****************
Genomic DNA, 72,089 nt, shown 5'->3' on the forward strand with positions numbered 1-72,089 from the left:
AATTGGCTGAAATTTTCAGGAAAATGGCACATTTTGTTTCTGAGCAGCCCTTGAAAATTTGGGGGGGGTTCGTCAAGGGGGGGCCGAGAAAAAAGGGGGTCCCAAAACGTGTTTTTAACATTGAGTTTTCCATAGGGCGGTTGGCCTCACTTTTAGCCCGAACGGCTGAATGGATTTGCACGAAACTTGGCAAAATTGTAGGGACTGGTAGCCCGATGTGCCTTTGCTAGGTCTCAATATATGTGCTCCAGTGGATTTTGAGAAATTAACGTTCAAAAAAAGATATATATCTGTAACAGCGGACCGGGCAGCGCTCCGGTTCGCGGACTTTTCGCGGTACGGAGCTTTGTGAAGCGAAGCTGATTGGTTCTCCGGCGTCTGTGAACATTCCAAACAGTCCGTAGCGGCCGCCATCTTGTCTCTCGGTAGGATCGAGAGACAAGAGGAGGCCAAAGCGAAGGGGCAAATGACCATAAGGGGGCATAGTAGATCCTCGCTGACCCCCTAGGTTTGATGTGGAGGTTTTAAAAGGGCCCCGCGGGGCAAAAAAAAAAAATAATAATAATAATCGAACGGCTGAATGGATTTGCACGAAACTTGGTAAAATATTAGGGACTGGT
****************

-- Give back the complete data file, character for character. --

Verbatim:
Genomic DNA, 72,089 nt, shown 5'->3' on the forward strand with positions numbered 1-72,089 from the left:
AATTGGCTGAAATTTTCAGGAAAATGGCACATTTTGTTTCTGAGCAGCCCTTGAAAATTTGGGGGGGGTTCGTCAAGGGGGGGCCGAGAAAAAAGGGGGTCCCAAAACGTGTTTTTAACATTGAGTTTTCCATAGGGCGGTTGGCCTCACTTTTAGCCCGAACGGCTGAATGGATTTGCACGAAACTTGGCAAAATTGTAGGGACTGGTAGCCCGATGTGCCTTTGCTAGGTCTCAATATATGTGCTCCAGTGGATTTTGAGAAATTAACGTTCAAAAAAAGATATATATCTGTAACAGCGGACCGGGCAGCGCTCCGGTTCGCGGACTTTTCGCGGTACGGAGCTTTGTGAAGCGAAGCTGATTGGTTCTCCGGCGTCTGTGAACATTCCAAACAGTCCGTAGCGGCCGCCATCTTGTCTCTCGGTAGGATCGAGAGACAAGAGGAGGCCAAAGCGAAGGGGCAAATGACCATAAGGGGGCATAGTAGATCCTCGCTGACCCCCTAGGTTTGATGTGGAGGTTTTAAAAGGGCCCCGCGGGGCAAAAAAAAAAAATAATAATAATAATCGAACGGCTGAATGGATTTGCACGAAACTTGGTAAAATATTAGGGACTGGT